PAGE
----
Ivy Tech Helps Fill Manufacturers’ Growing Need for Cyber Security Grads
While the mechanics of manufacturing may be obvious on the production floor, the “wired” nature of Indiana factories is less visible. From robotics to inventory management, manufacturing facilities are highly automated, underscoring the need to protect massive amounts of digital information. While the state’s four-year universities have cyber security programs, a Hoosier manufacturer also praises the unique niche Ivy Tech Community College fills by producing a tech-savvy work force with close ties to Indiana communities.
“We value [Ivy Tech’s cyber security program], in particular, because these are local students with roots here in southern Indiana; we don’t have to recruit a lot of folks from the West or East coasts and convince them to move to Indiana,” says Cummins Inc. Executive Director and Chief Information Security Officer Bill Russell. “These are employees who are already here and have family and roots here.”
Columbus-based Cummins notes the caliber of Ivy Tech’s cyber security program also sets it apart; the school recently earned its five-year recertification as a Center of Academic Excellence for two-year colleges; the National Security Agency and the Department for Homeland Security award the designations.
“To put that into perspective, there are more than 1,600 two-year colleges in the U.S., and less than 50 have the designation,” says Ivy Tech Vice President of Information Technology for Workforce Alignment Matthew Etchison. “And there are only three higher education institutions in Indiana with this designation: Indiana University, Purdue University and Ivy Tech.”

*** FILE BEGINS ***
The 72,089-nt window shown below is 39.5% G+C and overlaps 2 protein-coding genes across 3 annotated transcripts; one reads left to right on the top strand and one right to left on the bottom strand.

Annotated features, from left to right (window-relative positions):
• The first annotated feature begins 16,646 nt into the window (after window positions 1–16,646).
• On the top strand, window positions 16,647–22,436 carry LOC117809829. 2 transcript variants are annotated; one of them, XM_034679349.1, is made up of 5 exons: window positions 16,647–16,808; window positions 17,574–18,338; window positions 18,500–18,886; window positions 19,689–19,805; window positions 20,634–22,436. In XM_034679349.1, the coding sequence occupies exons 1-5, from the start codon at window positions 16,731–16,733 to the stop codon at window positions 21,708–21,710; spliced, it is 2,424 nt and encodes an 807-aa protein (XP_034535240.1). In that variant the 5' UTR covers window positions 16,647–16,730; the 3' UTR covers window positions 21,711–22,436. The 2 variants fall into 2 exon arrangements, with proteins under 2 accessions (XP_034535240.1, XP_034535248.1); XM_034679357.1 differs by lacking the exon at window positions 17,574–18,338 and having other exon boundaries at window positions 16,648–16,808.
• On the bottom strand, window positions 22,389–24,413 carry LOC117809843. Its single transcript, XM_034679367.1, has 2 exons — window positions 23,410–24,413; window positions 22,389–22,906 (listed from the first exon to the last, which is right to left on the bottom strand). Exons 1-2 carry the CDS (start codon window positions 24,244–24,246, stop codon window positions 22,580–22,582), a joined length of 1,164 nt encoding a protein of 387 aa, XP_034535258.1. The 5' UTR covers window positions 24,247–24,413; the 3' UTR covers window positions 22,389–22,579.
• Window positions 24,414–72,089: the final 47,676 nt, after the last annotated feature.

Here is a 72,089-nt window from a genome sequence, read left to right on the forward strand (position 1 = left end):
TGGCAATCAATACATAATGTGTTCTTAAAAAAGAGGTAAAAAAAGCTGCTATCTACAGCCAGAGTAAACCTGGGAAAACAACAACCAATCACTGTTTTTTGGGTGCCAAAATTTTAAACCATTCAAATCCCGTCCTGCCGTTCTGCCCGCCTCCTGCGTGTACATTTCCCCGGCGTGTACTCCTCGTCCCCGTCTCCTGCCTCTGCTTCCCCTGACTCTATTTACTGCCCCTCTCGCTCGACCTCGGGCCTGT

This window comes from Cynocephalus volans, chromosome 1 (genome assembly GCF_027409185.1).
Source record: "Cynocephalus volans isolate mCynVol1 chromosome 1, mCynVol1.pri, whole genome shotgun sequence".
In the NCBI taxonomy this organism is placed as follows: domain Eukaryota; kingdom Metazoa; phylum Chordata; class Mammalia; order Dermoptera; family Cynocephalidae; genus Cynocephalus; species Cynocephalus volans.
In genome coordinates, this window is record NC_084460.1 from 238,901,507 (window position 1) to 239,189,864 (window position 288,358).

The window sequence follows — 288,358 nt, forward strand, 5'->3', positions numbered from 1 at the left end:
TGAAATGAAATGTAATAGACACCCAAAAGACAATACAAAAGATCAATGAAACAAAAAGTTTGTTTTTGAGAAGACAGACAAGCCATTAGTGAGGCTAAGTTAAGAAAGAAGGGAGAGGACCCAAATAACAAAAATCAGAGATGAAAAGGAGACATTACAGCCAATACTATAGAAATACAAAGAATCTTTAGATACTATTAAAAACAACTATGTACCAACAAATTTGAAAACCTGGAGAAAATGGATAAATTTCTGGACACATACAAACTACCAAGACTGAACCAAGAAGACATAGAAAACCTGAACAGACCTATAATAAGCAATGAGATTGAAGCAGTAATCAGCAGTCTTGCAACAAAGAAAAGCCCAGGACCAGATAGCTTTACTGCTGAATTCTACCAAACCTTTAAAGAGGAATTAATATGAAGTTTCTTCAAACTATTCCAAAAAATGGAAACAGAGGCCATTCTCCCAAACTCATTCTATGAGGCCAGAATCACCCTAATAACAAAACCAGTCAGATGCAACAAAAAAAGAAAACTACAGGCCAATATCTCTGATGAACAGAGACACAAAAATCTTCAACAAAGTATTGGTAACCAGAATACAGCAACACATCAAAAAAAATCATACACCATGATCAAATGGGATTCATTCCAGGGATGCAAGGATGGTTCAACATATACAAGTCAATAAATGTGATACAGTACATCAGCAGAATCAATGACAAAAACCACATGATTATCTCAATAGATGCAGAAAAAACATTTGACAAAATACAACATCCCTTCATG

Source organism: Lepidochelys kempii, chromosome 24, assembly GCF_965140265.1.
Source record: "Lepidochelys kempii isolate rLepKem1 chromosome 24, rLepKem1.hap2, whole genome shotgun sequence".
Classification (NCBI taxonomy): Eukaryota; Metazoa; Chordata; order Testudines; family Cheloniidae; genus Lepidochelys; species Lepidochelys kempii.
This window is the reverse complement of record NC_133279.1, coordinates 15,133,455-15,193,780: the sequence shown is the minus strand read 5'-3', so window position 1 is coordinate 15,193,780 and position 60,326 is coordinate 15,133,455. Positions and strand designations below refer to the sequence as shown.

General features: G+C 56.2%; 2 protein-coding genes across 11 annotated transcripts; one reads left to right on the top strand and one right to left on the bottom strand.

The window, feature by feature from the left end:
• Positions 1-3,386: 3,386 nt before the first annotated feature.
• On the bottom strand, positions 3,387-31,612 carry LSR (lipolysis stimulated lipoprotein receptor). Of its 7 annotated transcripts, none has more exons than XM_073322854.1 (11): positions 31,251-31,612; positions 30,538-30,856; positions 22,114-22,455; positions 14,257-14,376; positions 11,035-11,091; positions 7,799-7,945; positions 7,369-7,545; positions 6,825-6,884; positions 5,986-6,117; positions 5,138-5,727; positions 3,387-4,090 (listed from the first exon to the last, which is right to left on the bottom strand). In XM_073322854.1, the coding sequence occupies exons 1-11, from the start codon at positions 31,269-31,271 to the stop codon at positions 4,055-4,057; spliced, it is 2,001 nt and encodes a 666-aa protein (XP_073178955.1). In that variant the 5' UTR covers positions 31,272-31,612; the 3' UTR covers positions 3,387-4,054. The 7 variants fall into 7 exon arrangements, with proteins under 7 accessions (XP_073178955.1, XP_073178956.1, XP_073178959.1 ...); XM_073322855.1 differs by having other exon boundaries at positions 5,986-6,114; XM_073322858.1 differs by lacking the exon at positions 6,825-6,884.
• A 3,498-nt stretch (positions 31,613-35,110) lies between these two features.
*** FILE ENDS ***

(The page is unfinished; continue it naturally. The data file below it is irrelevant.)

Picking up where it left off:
Etchison says enrollment has increased each year in cyber security at Ivy Tech, which is one of nine IT programs offered at the school. It began at the Columbus campus in 2008, but was redesigned in 2014 as Cyber Security/Information Assurance and is now offered at most of Ivy Tech’s statewide campuses. Students can earn a list of industry certifications and an associate’s degree, which will also transfer to several Indiana public and private institutions.
“Cyber security is red hot right now,” says Etchison. “We’re at the point now where everything from one’s doorbell to thermostat to fridge and Crockpot are connected to the Internet—and not always with the best security protocols.”
And the stakes are, obviously, much higher for large commercial operations. Etchison says Indiana manufacturers are realizing data breaches could potentially cost billions of dollars in lost revenue or consumer confidence. Cummins created Russell’s position as chief information security officer just two years ago and has since grown his team from 12 to 40 people.
“So much of a factory is interconnected; robotics, automation, CNC machines and the entire supply chain and logistics process. Everything is on the network and all the data has to be secure at all times; there’s just too much at stake,” says Etchison. “One intrusion beyond the firewall by a hacker, rogue nation or the competition, and their mission critical R&D and trade secrets can go right out the door.”
Etchison notes the high level of technology in modern cars creates even more data and information that Indiana automakers must secure.
“As an example, an F-22 Raptor fighter plane has 1.7 million lines of code, but a new S-Class Mercedes Benz has 20 million lines of code,” says Etchison. “Elon Musk of Tesla recently said a Tesla [vehicle] is a sophisticated computer on wheels, and that Tesla is a software company just as much as it is a hardware company.”
In addition to the work of machines, Russell says protecting the work of the minds at Cummins is a primary function of his team.
“We build the finest diesel engines in the world, and the reason they’re the finest is because we’ve spent a great deal of money and effort in R&D and innovation,” says Russell. “Protecting that intellectual property—those designs and technologies—is critical.”
Russell serves on the Board of Advisors for Ivy Tech’s cyber security program to help guide the curriculum. Etchison says the school partners with other Hoosier manufacturers—as well as Silicon Valley and large IT companies—to continue producing graduates who want to stay close to home while working to secure companies utilizing the world wide web.